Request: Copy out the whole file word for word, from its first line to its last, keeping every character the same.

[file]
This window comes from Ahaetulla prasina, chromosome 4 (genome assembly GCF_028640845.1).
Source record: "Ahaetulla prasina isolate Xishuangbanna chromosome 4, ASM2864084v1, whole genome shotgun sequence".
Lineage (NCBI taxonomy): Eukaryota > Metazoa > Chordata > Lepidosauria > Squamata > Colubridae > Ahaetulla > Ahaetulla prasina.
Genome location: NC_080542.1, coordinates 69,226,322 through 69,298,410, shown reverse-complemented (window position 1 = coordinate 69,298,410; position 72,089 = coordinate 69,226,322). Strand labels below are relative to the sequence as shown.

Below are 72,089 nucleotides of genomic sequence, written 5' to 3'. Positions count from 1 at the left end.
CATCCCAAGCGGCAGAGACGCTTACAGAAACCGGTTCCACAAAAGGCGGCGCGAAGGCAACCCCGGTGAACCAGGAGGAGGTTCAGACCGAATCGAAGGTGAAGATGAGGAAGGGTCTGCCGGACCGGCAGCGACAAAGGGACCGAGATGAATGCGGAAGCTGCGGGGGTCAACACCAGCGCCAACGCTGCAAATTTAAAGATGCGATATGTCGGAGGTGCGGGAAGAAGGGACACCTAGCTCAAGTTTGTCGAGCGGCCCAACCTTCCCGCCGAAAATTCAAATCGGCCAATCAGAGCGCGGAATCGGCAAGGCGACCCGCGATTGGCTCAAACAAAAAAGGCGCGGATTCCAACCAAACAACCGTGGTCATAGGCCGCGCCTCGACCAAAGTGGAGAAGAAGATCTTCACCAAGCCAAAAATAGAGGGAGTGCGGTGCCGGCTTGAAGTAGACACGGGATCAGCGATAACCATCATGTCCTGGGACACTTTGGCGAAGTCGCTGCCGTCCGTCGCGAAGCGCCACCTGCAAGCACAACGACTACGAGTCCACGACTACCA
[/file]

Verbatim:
This window comes from Ahaetulla prasina, chromosome 4 (genome assembly GCF_028640845.1).
Source record: "Ahaetulla prasina isolate Xishuangbanna chromosome 4, ASM2864084v1, whole genome shotgun sequence".
Lineage (NCBI taxonomy): Eukaryota > Metazoa > Chordata > Lepidosauria > Squamata > Colubridae > Ahaetulla > Ahaetulla prasina.
Genome location: NC_080542.1, coordinates 69,226,322 through 69,298,410, shown reverse-complemented (window position 1 = coordinate 69,298,410; position 72,089 = coordinate 69,226,322). Strand labels below are relative to the sequence as shown.

Below are 72,089 nucleotides of genomic sequence, written 5' to 3'. Positions count from 1 at the left end.
CATCCCAAGCGGCAGAGACGCTTACAGAAACCGGTTCCACAAAAGGCGGCGCGAAGGCAACCCCGGTGAACCAGGAGGAGGTTCAGACCGAATCGAAGGTGAAGATGAGGAAGGGTCTGCCGGACCGGCAGCGACAAAGGGACCGAGATGAATGCGGAAGCTGCGGGGGTCAACACCAGCGCCAACGCTGCAAATTTAAAGATGCGATATGTCGGAGGTGCGGGAAGAAGGGACACCTAGCTCAAGTTTGTCGAGCGGCCCAACCTTCCCGCCGAAAATTCAAATCGGCCAATCAGAGCGCGGAATCGGCAAGGCGACCCGCGATTGGCTCAAACAAAAAAGGCGCGGATTCCAACCAAACAACCGTGGTCATAGGCCGCGCCTCGACCAAAGTGGAGAAGAAGATCTTCACCAAGCCAAAAATAGAGGGAGTGCGGTGCCGGCTTGAAGTAGACACGGGATCAGCGATAACCATCATGTCCTGGGACACTTTGGCGAAGTCGCTGCCGTCCGTCGCGAAGCGCCACCTGCAAGCACAACGACTACGAGTCCACGACTACCA